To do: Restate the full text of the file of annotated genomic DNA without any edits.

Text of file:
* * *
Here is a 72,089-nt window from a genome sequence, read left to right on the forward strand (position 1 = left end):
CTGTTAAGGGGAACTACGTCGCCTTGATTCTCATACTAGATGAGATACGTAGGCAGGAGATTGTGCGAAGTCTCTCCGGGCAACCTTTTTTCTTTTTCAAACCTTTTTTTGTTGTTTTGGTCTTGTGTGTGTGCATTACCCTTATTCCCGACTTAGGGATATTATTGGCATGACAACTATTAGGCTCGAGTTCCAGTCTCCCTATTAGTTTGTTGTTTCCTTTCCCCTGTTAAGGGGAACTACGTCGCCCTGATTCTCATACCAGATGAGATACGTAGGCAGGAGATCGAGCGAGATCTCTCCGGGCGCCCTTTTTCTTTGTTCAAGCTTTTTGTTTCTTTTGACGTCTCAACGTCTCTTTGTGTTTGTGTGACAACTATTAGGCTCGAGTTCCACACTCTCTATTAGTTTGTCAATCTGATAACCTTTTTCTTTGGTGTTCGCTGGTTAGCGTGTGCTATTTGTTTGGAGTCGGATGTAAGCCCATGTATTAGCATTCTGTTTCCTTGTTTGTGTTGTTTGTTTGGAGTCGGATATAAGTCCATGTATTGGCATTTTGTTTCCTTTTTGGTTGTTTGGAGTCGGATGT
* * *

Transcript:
Here is a 72,089-nt window from a genome sequence, read left to right on the forward strand (position 1 = left end):
CTGTTAAGGGGAACTACGTCGCCTTGATTCTCATACTAGATGAGATACGTAGGCAGGAGATTGTGCGAAGTCTCTCCGGGCAACCTTTTTTCTTTTTCAAACCTTTTTTTGTTGTTTTGGTCTTGTGTGTGTGCATTACCCTTATTCCCGACTTAGGGATATTATTGGCATGACAACTATTAGGCTCGAGTTCCAGTCTCCCTATTAGTTTGTTGTTTCCTTTCCCCTGTTAAGGGGAACTACGTCGCCCTGATTCTCATACCAGATGAGATACGTAGGCAGGAGATCGAGCGAGATCTCTCCGGGCGCCCTTTTTCTTTGTTCAAGCTTTTTGTTTCTTTTGACGTCTCAACGTCTCTTTGTGTTTGTGTGACAACTATTAGGCTCGAGTTCCACACTCTCTATTAGTTTGTCAATCTGATAACCTTTTTCTTTGGTGTTCGCTGGTTAGCGTGTGCTATTTGTTTGGAGTCGGATGTAAGCCCATGTATTAGCATTCTGTTTCCTTGTTTGTGTTGTTTGTTTGGAGTCGGATATAAGTCCATGTATTGGCATTTTGTTTCCTTTTTGGTTGTTTGGAGTCGGATGT